Bringing Unity to a Remote Team
March 1, 2018
TopicsCollaborate, employee engagement, people management, relationships
There are tons of advantages to working remotely and hiring remote workers, but there are some setbacks too. The lack of face-to-face communication and in-house team-building can cause contract or remote workers to feel less company loyalty, dedication, and connection. Here are five ways for you to bring unity to a remote team so that you can work together seamlessly.
1. Small Talk
Small talk also creates a foundation for communication about work related issues. Taking the first one or two minutes of a conference call to talk about the weather or a common neutral interest will lighten the mood and show that you care about them and not just the project at hand.
This will help people be more open to asking questions and challenging each other, leading to a better end product. If a team hasn’t established trust and open communication, they’ll be less likely to collaborate successfully. This can lead to a loss of confidence and less successful projects.
2. Positive Feedback
Depending on the tasks that you’re outsourcing, many times remote workers never see the end product or hear how their contribution has caused your numbers to increase (but they certainly hear when something is wrong). A simple note or email can make a world of difference. For instance, if you hire a call center and have received several customers commenting on their great interaction with a certain representative, let her manager know. “When there's someone who praises other employees and it creates a symbiotic relationship where the team knows what pleases the leader and then keeps doing that? That's what creates a successful company. That's what generates massive revenue,” explains John Brandon on Inc.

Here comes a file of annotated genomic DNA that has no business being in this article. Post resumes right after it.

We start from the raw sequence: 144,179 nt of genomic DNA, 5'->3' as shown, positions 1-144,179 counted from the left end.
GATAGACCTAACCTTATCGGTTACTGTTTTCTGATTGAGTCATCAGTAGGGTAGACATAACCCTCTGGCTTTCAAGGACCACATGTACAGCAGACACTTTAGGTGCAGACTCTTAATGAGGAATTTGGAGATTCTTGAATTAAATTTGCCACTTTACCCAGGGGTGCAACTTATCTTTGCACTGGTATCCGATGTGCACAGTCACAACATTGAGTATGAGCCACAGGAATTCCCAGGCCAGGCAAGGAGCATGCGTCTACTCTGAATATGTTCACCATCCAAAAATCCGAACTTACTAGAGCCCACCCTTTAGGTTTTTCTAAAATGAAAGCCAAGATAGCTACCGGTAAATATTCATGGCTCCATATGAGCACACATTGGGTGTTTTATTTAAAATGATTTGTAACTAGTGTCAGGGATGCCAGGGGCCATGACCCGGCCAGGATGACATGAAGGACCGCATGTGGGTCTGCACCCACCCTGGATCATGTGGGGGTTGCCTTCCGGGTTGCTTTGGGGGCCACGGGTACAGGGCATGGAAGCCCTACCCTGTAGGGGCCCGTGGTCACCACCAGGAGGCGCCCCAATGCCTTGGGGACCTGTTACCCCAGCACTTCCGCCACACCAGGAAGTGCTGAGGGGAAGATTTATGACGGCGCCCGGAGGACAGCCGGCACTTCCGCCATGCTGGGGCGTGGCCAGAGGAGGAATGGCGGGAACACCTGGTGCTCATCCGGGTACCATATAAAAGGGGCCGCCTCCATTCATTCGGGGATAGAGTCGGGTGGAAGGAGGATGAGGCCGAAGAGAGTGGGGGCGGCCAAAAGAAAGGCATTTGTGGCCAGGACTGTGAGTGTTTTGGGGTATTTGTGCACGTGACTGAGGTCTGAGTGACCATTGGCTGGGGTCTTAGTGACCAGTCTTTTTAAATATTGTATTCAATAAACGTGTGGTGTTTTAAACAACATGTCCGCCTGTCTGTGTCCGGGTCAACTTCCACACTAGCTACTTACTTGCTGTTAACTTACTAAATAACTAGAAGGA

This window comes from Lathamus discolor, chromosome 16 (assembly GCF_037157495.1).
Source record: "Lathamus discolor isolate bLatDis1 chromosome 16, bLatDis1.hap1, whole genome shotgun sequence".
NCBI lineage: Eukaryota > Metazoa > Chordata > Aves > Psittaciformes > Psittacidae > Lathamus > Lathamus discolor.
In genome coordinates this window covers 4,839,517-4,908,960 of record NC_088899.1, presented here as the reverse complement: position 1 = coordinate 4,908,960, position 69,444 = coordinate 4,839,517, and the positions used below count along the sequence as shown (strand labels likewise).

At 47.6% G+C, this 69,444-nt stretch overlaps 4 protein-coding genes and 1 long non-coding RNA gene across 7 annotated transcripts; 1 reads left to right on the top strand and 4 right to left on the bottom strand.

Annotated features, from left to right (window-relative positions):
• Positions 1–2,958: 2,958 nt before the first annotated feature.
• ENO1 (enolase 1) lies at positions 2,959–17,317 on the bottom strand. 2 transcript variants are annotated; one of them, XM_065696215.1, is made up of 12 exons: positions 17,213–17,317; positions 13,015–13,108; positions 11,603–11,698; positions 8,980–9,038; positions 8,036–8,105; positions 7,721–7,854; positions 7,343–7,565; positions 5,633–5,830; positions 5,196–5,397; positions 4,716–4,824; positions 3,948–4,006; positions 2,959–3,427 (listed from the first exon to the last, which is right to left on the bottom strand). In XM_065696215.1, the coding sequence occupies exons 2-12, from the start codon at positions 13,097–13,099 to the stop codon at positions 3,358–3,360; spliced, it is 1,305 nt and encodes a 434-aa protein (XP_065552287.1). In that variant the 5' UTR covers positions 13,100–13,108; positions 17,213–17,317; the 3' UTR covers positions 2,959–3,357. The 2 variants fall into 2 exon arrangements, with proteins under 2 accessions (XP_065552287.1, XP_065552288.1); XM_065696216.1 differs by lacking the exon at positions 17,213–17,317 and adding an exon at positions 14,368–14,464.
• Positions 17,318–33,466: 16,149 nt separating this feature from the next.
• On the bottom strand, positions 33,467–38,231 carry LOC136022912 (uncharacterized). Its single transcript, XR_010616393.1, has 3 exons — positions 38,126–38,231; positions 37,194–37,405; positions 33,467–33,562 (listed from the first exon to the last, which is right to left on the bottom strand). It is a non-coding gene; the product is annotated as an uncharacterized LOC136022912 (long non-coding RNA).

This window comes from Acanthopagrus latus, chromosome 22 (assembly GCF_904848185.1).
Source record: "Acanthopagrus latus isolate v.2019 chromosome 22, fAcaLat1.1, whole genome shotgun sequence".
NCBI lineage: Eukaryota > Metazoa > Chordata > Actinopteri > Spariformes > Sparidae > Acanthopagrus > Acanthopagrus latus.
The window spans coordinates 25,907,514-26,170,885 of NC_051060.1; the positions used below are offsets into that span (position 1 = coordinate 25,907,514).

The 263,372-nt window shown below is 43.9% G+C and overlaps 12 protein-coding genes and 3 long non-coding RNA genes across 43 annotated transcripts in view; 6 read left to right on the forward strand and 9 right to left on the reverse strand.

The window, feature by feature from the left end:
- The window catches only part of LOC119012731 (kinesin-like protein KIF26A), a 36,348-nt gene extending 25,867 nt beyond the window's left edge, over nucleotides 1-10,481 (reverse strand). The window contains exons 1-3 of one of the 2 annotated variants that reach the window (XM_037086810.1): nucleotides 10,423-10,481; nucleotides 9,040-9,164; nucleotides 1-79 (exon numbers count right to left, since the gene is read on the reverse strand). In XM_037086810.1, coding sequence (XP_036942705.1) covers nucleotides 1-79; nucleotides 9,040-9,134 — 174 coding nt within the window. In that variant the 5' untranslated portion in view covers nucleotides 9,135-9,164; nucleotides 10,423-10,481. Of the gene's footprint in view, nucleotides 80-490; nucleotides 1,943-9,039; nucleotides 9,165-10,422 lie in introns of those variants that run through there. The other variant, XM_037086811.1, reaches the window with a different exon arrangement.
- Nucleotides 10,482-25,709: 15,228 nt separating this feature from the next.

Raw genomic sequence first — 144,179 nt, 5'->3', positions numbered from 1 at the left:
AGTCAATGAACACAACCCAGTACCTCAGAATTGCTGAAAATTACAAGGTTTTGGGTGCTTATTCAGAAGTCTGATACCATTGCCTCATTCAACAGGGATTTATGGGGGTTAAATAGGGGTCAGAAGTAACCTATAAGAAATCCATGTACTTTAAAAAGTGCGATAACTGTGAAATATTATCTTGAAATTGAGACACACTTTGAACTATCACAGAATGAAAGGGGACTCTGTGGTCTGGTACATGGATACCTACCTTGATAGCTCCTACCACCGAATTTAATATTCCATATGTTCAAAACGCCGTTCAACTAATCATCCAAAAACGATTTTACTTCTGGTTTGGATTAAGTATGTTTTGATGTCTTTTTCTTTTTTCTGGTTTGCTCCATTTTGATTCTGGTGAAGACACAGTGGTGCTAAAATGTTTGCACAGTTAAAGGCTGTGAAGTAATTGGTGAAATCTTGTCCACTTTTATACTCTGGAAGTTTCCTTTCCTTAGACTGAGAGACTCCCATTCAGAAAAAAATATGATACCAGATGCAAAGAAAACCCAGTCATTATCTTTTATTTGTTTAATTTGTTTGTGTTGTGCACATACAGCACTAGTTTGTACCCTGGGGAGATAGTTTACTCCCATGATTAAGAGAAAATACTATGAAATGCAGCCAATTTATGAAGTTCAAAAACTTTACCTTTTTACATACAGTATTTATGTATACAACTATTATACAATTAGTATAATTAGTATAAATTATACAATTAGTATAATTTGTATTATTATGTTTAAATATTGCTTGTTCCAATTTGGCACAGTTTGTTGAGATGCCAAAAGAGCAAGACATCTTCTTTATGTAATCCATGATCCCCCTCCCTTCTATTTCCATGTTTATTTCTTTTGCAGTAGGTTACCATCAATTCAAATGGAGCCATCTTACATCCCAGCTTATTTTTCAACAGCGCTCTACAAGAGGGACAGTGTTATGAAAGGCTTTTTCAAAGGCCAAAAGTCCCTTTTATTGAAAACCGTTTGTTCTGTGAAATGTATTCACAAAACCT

3. Face Time
I’ve been on countless conference calls using speaker phones or just the audio on my laptop, but it never has the human-to-human connection like a video call. There’s just something about seeing a real person with facial expressions that takes away the robot persona that email and social media has created. Now, you don’t have to do this every time; but even just one video chat can establish a bond with a remote worker and yourself.
4. Job Security
One of the biggest hurdles that contract or remote workers face is the uncertainty of job security. If their contact with the company quits or gets fired, then their roles might end too, and workload for contractors isn’t always steady.
One of the greatest ways to bring unity to your team is to let your remote workers know that they are valued and appreciated. You can do this by talking about your long-term plans involving them, or asking where they see themselves in the company in the future. After all, it’s easier to keep a person on your team than to spend the time and money to recruit and train a new team member.
5. Emphasize Unity
Remote teams must be reminded that they are one team with common goals, in spite of being in different locations. You have to highlight how their individual roles and collective efforts fit into the big picture.
Regardless if you are managing a remote voice services team, a virtual assistant, or contracting with a software development company or marketing firm, everyone wants to feel appreciated and heard. Author and speaker John C. Maxwell once said:
“Teamwork makes the dream work, but a vision becomes a nightmare when the leader has a big dream and a bad team.”
If you get the best team that you can (remote or in-house) and treat them right, the success of your business has the potential to be limitless.